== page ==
Did you know WordPress is used for around 20% of the web? Or that Facebook, who employ thousands of their own web designers and developers, use WordPress to run their blog? How about that it would take a password hacker just 37 minutes to guess this randomly generated password “q9bbUC4K” in an offline direct attack? These facts are among hundreds of snippets of information I’ve heard at this weekend’s WordCamp conference, held in Bournemouth University’s Executive Business Centre.
WordCamp events are an international phenomenon with hundreds of these ‘unconferences’ going on every year around the globe. In the UK they have been running an annual conference for the past six years, travelling around the country from Portsmouth to Edinburgh and plenty of places in between. This year Alison Boyle from Shaftesbury based ‘LA Marketing’, and Doug Belchamber from Bournemouth’s own ‘Smarter Digital’ put in a bid to bring WordCamp to the sunny south coast and host it here in Bournemouth.
After approaching the university directly, the two were immediately put in contact with Silicon South, the ideal vehicle to support such an endeavour and make sure the event would run and be a huge success. We here at Silicon South coordinated efforts between BU and Bournemouth Council to provide Doug and Alison with the venue requirements they needed to ensure a viable offer.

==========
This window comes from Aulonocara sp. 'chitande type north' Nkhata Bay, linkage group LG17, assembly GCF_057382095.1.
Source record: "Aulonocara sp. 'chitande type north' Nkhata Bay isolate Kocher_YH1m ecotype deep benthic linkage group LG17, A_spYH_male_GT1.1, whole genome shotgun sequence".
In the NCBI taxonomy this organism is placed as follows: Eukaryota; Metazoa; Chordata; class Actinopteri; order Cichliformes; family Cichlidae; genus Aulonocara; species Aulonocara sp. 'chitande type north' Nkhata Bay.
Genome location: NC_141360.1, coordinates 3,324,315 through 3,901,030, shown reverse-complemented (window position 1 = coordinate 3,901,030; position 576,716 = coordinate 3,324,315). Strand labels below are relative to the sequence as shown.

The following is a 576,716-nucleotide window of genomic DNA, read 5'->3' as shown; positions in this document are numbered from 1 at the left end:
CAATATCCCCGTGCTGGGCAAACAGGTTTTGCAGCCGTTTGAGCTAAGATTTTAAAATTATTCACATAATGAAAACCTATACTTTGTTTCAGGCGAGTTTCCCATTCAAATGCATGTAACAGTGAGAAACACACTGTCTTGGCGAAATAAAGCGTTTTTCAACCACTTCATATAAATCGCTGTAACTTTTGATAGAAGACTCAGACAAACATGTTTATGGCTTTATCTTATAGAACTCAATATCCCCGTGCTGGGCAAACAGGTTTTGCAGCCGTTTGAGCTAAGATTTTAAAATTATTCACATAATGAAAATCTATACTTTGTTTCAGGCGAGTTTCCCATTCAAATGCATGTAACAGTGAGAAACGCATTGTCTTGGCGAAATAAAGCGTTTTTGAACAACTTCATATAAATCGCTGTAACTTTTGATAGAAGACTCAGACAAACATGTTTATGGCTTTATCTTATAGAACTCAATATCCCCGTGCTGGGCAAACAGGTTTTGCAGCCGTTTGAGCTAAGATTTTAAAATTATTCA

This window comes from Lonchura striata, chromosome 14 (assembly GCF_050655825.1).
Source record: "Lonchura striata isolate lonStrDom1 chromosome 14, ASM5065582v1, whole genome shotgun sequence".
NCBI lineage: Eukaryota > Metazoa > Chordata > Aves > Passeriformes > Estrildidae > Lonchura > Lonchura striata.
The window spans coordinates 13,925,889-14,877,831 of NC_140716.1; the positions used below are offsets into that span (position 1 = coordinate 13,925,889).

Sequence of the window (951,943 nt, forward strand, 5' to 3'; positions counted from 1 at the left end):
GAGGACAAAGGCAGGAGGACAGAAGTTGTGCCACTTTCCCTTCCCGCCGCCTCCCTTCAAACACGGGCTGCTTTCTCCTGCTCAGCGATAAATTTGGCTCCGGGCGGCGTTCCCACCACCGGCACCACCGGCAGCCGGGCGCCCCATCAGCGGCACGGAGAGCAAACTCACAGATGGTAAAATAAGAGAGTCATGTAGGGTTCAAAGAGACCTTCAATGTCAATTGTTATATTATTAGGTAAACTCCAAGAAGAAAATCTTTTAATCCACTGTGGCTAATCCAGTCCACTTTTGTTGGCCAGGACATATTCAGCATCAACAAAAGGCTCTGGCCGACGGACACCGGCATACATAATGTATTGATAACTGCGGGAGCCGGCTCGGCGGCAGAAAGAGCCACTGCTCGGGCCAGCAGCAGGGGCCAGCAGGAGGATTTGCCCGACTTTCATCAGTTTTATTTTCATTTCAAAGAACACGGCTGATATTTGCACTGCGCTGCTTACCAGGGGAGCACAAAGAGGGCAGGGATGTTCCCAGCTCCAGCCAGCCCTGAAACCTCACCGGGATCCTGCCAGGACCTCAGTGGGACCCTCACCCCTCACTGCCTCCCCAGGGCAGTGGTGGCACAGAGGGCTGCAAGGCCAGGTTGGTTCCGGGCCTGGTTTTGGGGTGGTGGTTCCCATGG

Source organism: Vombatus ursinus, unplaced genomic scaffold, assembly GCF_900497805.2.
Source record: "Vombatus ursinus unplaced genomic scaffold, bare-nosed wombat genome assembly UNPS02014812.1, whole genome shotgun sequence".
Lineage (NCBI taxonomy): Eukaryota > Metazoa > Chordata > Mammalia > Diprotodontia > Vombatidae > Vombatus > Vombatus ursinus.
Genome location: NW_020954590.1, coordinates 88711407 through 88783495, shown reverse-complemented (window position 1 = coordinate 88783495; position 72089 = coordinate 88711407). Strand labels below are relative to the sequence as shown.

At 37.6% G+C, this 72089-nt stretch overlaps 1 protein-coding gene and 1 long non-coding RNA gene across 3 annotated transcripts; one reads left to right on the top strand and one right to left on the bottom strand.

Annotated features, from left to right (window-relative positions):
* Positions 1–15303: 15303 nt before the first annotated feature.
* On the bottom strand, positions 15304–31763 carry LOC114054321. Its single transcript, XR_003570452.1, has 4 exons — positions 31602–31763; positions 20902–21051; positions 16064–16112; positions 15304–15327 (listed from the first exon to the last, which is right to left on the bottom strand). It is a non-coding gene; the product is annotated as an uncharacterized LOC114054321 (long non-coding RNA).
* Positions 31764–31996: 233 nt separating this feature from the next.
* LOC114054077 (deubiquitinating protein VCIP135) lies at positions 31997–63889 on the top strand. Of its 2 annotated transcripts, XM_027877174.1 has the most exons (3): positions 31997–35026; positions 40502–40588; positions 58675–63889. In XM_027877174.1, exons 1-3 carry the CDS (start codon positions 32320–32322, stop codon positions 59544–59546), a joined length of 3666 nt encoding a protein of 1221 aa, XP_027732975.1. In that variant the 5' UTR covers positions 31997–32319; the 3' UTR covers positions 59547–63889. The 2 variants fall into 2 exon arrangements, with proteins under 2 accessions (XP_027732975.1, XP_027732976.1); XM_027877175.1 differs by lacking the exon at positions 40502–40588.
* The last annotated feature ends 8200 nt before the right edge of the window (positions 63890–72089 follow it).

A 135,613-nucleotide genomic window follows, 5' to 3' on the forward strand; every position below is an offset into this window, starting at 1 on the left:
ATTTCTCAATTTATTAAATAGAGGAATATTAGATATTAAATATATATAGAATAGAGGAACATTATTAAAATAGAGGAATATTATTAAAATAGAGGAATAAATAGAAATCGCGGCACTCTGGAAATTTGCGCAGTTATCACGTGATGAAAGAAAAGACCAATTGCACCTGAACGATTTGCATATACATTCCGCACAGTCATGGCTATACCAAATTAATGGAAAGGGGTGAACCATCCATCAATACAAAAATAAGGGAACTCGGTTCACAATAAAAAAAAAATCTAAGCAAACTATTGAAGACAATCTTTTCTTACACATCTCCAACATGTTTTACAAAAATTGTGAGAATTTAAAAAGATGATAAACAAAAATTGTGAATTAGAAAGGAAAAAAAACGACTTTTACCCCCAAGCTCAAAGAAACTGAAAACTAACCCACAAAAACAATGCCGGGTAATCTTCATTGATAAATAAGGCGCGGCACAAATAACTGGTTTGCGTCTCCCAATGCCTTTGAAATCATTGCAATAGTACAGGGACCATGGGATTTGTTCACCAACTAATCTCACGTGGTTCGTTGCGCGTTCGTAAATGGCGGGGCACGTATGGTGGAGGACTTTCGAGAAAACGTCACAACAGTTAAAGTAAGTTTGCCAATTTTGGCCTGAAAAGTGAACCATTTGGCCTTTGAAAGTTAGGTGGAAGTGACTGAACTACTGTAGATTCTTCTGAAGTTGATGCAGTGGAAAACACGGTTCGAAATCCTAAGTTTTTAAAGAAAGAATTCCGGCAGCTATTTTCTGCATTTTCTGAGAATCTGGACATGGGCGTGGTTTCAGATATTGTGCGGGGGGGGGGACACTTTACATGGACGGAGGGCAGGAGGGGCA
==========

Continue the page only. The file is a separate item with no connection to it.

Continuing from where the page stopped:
Submitting the bid back in March we then had a tense wait to find out if we’d been successful, as the members of the WordCamp community cast their votes on where to host the next event. Competing against Birmingham, with its fantastic university campus, central location and excellent travel connections, we knew Bournemouth would be a tough sell to the more northern members of this community! However the beachside bliss of the Silicon South obviously appealed to someone, as we won the vote 31 to 30.
The weekend’s event was attended by over 100 of the nation’s best and brightest WordPress developers, coming together to share ideas and experiences, and provide each other with support and advice. Attendees included local business owners, such as Cress Rolfe of Christchurch based ‘Seajar Digital’, as well as national figures including Mike Little, co-founder of WordPress. One gentleman had even travelled from as far away as Spain to take part in the event and find out how he could use WordPress in his school.
Overall the event was a great success, with several comments from attendees on what a fantastic place Dorset is and how much they enjoyed their stay. If you’re interested in attending a future WordCamp event you can keep an eye on their website at wpuk.org to find out the details, or follow them on Twitter @wpunitedkingdom.